in force, we took in all but the small jib and the large topsail, both
fully reefed. Then minutes later we were at the full mercy of the seas,
and riding before the gale.
passengers up on deck began to lose courage and demanded to be allowed
to go below. Even if they had not made this request, the order would
undoubtedly have been issued, for in bad weather nothing annoys the
sailors so much as the passengers.
of the passengers had gone below when a violent wave from starboard
broke open the hatches. The waves that had been anticipating just this
calamity came in through this opening, and in less than ten minutes two
feet of water poured in below decks. The trunks now began to
float—invariably an ominous sign—for the top of the hatch had been
entirely carried off by the force of the water.
hatch was covered over. Then the pumps were started. This time the
passengers did not wait for orders to go up on deck. When they felt the
water around their knees, when they saw the trunks, valises, and boxes
begin to dance, they scrambled up the ladders, leaving the hatches even
more quickly than they had been engulfed.
captain called all hands to man the pumps. The situation was critical
and every man aboard responded with every ounce of his strength to the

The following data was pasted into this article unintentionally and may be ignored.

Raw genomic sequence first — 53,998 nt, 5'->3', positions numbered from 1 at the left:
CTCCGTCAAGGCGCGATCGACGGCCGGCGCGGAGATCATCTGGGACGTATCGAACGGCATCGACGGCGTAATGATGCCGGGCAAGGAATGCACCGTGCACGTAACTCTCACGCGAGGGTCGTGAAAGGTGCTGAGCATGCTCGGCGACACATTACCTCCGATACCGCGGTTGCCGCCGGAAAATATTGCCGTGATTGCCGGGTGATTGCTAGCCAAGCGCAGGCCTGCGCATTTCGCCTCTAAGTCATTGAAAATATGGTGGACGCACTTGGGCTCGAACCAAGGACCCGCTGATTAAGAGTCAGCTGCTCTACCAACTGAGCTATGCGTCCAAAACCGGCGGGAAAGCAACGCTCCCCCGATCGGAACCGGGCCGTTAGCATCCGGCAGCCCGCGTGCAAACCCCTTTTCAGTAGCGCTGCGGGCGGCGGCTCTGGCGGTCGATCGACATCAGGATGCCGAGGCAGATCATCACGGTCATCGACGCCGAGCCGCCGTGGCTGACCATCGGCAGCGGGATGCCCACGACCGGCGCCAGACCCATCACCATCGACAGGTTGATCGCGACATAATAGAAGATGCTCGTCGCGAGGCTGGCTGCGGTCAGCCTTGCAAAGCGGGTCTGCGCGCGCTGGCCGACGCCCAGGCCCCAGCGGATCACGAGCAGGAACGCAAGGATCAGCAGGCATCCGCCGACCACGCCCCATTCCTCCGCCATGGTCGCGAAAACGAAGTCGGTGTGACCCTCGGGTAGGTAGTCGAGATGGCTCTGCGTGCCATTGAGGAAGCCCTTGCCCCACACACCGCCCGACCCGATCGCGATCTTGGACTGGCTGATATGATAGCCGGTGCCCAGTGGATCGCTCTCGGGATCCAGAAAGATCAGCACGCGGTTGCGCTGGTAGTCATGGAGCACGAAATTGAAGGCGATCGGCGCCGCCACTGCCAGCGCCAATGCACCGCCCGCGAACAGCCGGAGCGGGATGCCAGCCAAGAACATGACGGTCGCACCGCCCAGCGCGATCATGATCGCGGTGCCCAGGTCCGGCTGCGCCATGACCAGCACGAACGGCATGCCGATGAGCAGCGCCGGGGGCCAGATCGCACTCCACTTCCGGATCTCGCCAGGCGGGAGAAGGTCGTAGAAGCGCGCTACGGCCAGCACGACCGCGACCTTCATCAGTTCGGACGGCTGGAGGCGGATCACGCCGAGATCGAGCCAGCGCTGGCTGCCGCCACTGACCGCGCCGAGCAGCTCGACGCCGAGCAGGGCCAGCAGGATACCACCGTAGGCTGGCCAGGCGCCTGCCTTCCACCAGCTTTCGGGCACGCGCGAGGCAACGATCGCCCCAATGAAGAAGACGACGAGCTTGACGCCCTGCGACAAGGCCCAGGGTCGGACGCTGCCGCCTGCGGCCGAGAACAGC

task. Everyone seemed to feel that his neighbour was too weak to work,
and insisted on taking a turn. The women were somewhat frightened at
first, but when they found they were not drowned they came back
laughing through the water to encourage us. Night, an intensely black
night, was passed in the same way, that is, hanging between life and
death, probably a little nearer death than life. Day finally broke, and
with the dawn an east wind returned.
having been repaired, our ship tranquilly resumed her course and by
travelling at ten knots made up what time had been lost during the
night. Upon rounding the cape we sighted a three-master; however she
was too far away for us to be able to recognize either her build or her
flag. At length we passed out into the Pacific Ocean which was
recognized from afar by its waves. From now on fine weather and
favourable winds lasted until we arrived at Valparaiso.